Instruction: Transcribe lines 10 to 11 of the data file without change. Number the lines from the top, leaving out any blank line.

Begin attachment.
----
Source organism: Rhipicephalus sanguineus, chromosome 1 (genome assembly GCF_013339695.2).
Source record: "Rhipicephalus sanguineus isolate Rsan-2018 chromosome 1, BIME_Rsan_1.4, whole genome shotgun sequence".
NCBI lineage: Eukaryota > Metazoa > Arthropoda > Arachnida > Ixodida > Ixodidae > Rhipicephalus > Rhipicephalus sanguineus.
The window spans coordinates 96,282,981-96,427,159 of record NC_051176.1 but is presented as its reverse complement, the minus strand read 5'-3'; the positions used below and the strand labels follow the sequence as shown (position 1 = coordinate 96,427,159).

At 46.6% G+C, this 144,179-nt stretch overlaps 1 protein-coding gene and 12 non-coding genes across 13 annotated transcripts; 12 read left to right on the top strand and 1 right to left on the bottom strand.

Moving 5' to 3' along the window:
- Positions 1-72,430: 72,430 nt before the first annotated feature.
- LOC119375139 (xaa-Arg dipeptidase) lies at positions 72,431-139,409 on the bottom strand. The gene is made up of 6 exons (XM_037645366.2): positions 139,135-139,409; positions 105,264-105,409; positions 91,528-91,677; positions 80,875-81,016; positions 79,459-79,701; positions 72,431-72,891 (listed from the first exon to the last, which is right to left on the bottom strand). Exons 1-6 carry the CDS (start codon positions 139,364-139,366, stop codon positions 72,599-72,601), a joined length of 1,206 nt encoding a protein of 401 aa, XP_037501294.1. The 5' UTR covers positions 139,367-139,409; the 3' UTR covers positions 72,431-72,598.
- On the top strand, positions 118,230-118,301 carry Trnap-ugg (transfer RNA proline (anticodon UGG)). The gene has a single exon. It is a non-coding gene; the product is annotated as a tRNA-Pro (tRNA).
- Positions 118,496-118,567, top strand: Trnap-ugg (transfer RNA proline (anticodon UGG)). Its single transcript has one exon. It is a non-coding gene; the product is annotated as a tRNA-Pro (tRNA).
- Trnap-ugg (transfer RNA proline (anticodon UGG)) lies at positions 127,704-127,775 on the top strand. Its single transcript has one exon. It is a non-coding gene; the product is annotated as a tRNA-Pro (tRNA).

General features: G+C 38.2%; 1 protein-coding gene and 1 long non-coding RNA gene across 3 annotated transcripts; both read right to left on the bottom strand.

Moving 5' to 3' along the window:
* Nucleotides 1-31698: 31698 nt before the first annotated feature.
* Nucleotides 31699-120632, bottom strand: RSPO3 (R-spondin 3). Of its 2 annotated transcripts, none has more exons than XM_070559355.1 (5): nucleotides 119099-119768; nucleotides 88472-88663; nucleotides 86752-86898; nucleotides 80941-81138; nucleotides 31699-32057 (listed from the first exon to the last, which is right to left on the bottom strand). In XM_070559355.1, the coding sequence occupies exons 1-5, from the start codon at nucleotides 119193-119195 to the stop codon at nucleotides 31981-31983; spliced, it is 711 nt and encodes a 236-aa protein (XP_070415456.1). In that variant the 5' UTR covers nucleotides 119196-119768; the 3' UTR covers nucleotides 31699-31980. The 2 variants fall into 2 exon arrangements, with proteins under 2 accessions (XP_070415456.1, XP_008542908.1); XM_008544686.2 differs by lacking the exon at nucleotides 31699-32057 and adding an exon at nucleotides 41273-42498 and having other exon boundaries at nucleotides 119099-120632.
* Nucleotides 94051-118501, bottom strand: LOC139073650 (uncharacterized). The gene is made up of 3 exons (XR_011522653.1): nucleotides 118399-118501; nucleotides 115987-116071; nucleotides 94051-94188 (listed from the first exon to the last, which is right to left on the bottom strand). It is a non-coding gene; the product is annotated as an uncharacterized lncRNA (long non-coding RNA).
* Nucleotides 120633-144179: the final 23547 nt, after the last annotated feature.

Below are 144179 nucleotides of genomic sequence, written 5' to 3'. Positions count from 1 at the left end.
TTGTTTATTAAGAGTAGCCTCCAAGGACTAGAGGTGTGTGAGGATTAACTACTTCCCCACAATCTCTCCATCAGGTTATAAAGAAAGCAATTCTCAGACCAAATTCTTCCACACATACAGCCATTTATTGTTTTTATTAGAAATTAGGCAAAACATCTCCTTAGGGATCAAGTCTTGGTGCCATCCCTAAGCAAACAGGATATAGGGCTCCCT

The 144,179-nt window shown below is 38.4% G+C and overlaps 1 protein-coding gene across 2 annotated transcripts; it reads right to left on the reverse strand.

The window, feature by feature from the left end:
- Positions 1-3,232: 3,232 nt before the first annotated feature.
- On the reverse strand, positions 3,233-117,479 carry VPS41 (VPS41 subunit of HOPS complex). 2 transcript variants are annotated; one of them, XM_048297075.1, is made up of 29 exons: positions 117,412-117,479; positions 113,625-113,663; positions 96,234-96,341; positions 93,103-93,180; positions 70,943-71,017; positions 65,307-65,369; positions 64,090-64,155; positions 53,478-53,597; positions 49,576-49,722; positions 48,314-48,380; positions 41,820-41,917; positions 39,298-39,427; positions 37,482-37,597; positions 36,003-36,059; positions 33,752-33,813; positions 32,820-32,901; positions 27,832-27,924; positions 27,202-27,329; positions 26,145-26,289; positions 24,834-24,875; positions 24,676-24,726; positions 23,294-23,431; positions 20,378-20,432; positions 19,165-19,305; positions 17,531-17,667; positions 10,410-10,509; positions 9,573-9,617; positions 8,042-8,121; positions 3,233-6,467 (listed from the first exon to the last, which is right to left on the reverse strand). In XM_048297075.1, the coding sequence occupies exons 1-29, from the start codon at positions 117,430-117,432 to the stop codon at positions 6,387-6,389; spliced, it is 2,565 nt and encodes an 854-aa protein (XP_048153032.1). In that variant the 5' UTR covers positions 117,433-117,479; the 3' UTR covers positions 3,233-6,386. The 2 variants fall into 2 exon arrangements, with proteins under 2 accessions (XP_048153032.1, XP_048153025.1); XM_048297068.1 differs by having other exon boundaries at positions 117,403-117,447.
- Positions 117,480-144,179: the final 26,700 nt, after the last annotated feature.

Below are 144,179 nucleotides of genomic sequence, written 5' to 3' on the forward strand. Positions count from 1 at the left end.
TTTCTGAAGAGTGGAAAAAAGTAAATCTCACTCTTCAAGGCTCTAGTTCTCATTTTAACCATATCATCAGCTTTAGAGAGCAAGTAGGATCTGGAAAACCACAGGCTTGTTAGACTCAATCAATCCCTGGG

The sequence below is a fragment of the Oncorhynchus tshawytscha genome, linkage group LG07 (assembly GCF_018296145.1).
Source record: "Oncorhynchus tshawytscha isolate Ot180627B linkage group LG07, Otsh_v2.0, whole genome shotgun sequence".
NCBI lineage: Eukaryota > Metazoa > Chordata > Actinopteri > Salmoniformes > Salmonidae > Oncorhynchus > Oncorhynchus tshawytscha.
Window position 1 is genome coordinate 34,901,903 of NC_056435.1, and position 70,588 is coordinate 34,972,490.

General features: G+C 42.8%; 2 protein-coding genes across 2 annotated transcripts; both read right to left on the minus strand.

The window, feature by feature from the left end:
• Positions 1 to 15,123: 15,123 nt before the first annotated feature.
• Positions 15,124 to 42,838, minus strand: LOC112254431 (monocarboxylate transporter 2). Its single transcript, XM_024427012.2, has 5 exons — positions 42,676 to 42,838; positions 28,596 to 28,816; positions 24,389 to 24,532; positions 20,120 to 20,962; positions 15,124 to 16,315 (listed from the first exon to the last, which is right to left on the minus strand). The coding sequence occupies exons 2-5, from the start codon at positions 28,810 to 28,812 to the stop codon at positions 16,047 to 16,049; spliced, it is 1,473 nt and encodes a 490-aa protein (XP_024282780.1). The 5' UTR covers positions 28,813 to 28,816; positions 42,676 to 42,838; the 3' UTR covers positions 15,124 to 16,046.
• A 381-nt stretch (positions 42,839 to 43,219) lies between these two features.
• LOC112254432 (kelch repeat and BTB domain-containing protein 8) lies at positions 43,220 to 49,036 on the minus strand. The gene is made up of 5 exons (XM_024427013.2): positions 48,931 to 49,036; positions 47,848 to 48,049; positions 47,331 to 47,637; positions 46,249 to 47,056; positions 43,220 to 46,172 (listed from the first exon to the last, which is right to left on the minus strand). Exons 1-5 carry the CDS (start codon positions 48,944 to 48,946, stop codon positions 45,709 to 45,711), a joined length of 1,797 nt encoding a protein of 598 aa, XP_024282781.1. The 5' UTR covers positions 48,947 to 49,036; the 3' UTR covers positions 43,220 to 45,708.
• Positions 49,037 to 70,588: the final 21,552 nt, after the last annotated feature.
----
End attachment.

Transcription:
- Positions 118,496-118,567, top strand: Trnap-ugg (transfer RNA proline (anticodon UGG)). Its single transcript has one exon. It is a non-coding gene; the product is annotated as a tRNA-Pro (tRNA).
- Trnap-ugg (transfer RNA proline (anticodon UGG)) lies at positions 127,704-127,775 on the top strand. Its single transcript has one exon. It is a non-coding gene; the product is annotated as a tRNA-Pro (tRNA).